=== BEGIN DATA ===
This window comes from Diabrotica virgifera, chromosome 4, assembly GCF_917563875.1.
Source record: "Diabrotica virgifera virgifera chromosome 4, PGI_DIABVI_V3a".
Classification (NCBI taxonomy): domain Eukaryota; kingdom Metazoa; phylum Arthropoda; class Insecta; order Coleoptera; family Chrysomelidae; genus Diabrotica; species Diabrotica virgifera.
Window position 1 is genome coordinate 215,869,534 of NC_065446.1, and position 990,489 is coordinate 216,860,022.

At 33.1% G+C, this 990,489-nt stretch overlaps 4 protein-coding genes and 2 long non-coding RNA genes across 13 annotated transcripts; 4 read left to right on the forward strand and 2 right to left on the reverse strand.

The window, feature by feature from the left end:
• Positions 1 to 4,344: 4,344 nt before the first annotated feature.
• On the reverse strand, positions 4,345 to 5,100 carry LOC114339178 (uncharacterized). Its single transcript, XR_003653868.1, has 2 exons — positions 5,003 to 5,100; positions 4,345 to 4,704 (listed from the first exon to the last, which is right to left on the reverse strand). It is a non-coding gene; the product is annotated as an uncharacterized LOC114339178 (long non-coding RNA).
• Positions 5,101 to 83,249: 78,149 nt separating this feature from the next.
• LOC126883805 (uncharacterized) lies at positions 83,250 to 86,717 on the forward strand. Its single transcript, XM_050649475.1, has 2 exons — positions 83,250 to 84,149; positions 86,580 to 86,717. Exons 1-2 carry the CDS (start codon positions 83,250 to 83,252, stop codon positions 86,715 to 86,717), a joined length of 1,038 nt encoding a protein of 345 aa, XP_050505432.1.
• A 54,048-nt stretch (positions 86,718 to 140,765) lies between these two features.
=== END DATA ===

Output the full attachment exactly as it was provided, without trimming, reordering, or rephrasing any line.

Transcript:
This window comes from Diabrotica virgifera, chromosome 4, assembly GCF_917563875.1.
Source record: "Diabrotica virgifera virgifera chromosome 4, PGI_DIABVI_V3a".
Classification (NCBI taxonomy): domain Eukaryota; kingdom Metazoa; phylum Arthropoda; class Insecta; order Coleoptera; family Chrysomelidae; genus Diabrotica; species Diabrotica virgifera.
Window position 1 is genome coordinate 215,869,534 of NC_065446.1, and position 990,489 is coordinate 216,860,022.

At 33.1% G+C, this 990,489-nt stretch overlaps 4 protein-coding genes and 2 long non-coding RNA genes across 13 annotated transcripts; 4 read left to right on the forward strand and 2 right to left on the reverse strand.

The window, feature by feature from the left end:
• Positions 1 to 4,344: 4,344 nt before the first annotated feature.
• On the reverse strand, positions 4,345 to 5,100 carry LOC114339178 (uncharacterized). Its single transcript, XR_003653868.1, has 2 exons — positions 5,003 to 5,100; positions 4,345 to 4,704 (listed from the first exon to the last, which is right to left on the reverse strand). It is a non-coding gene; the product is annotated as an uncharacterized LOC114339178 (long non-coding RNA).
• Positions 5,101 to 83,249: 78,149 nt separating this feature from the next.
• LOC126883805 (uncharacterized) lies at positions 83,250 to 86,717 on the forward strand. Its single transcript, XM_050649475.1, has 2 exons — positions 83,250 to 84,149; positions 86,580 to 86,717. Exons 1-2 carry the CDS (start codon positions 83,250 to 83,252, stop codon positions 86,715 to 86,717), a joined length of 1,038 nt encoding a protein of 345 aa, XP_050505432.1.
• A 54,048-nt stretch (positions 86,718 to 140,765) lies between these two features.